6

I was reading the entry poples in Wiktionary:

From Proto-Indo-European *kʷekʷlóm, *kʷékʷlos, *kʷékʷléh₂. Cognates include English wheel, Ancient Greek κύκλος (kúklos, “wheel”) and Tocharian B kokale (“cart, wagon”). For the semantic shift compare Spanish rodilla (“knee”) from roda (“wheel”).

RAE - ASALE affirms the last sentence above.

rodilla Del lat. tardío rotella 'ruedecita', dim. de rota 'rueda'.

Can someone please elaborate "the semantic shift" behind rodilla and roda? What notions do they share semantically?

7

There are two main theories for this. The simplest one is the round shape of the knee, possibly influenced by the name of the knee bone, the rótula. Dicciomed, among others, claims this to be the reason:

Lat. alto mediev. rotella(m) es 'ruedecilla' pero también 'rótula'; en castellano por metonimia de la parte por el todo pasó a significar 'rodilla' y está documentado rodiella en 1236; rodilla desplazó a hinojo de lat. geniculu(m), diminutivo de genu, el término lat. de 'rodilla'.

But looking in the Nuevo tesoro lexicográfico de la lengua española (NTLLE), we find another theory in 1611, by Francisco del Rosal in his "Origen y etymología de todos los vocablos originales de la Lengua Castellana":

Rodilla, ò por la forma redonda, ò porque trahían antiguamente en las capas ò manteos una Ruedilla, que oy dicen Rosca, para arrodillarse en las Iglesias; [...]; y otros la trahían pegada a la misma rodilla, de donde se le pegó el nombre.

(Note that this is old Spanish and has somewhat different spelling). According to this theory, the name rodilla comes from a donut-shaped device that was used in old times to put under the knees when kneeling in churches. This device was round and called ruedilla, and may have given its name to rodilla. This theory does not seem to appear in any more recent dictionaries, so the general consensus seems to be the other one. It is, in any case, interesting.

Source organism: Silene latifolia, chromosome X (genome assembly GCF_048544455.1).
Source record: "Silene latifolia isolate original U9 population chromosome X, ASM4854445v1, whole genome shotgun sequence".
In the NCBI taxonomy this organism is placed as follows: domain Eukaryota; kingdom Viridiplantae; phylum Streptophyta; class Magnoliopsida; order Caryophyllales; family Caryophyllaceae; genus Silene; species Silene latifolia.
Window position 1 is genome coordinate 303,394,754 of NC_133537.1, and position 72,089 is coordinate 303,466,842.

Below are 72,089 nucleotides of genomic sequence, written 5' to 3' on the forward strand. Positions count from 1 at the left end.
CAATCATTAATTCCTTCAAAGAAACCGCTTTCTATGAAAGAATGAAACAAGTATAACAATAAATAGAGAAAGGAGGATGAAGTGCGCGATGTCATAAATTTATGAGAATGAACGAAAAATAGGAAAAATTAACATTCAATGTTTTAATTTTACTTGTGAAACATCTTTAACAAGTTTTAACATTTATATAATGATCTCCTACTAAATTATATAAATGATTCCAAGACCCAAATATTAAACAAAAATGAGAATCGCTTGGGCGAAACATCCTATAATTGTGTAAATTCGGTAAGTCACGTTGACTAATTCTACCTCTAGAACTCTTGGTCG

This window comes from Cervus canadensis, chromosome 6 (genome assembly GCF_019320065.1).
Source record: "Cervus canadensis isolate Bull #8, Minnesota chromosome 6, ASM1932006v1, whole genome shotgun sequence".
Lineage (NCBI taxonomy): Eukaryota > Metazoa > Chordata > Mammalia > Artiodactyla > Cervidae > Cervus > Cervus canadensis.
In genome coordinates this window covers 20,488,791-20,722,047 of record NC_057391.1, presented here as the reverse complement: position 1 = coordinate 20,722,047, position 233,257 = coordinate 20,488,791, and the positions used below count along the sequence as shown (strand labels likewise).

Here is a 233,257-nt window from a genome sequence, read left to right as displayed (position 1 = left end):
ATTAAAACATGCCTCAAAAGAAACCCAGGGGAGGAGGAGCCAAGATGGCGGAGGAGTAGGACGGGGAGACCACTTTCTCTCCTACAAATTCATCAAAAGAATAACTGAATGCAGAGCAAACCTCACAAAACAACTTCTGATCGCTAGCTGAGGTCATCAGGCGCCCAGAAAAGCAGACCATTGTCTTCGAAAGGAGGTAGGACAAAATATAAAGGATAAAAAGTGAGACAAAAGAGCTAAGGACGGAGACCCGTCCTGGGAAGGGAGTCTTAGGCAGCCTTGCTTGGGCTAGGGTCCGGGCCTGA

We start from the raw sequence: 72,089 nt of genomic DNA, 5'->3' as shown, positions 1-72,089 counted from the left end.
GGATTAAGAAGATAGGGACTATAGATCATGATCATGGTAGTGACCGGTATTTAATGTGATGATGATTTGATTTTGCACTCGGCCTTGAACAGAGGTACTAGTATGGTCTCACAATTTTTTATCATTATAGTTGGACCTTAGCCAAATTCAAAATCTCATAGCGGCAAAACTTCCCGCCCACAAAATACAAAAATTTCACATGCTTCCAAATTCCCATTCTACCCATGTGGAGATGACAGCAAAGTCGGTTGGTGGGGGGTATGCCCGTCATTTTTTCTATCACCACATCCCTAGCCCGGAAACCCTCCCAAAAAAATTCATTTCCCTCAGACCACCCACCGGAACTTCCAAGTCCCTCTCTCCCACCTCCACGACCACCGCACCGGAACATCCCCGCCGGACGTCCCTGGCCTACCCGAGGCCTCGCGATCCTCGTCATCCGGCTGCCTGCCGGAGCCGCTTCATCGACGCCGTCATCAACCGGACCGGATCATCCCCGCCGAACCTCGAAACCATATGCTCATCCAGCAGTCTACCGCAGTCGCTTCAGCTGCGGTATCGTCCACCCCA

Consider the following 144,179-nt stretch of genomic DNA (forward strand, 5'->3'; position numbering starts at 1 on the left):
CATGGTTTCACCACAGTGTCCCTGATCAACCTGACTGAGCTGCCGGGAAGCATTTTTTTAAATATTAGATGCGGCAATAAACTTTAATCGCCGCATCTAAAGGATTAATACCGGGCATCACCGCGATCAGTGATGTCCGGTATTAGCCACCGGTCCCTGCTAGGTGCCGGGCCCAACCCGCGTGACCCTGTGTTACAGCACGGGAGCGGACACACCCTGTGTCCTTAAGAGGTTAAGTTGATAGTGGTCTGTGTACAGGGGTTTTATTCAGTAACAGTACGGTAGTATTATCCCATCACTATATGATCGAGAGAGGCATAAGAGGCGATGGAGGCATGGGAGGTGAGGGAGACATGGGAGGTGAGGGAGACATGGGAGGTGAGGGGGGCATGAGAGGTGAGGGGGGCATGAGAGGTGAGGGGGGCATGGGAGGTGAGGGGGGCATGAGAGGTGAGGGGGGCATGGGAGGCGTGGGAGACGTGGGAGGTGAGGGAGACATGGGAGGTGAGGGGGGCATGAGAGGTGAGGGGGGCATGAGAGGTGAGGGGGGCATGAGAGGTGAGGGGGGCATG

5

If you search Google with the terms "knee movement axis", you can get a lot of scientific articles describing how a knee "works". In them you can find the word "rotation" because the knee rotates.

Let me quote a random one from the US National Library of Medicine:

Later studies have suggested that the knee motion can be better described as simultaneous rotation about two fixed axes: the flexion-extension axis (FEA) in the posterior femoral condyles and the longitudinal axis (LRA) in the tibia

Something able to rotate is a rota (wheel), a little rota is a rotella, and from rotella we have got rótula and rodilla (knee) in Spanish.

I'm no etimology expert, I just wanted to point you the relation between wheel and rodilla.

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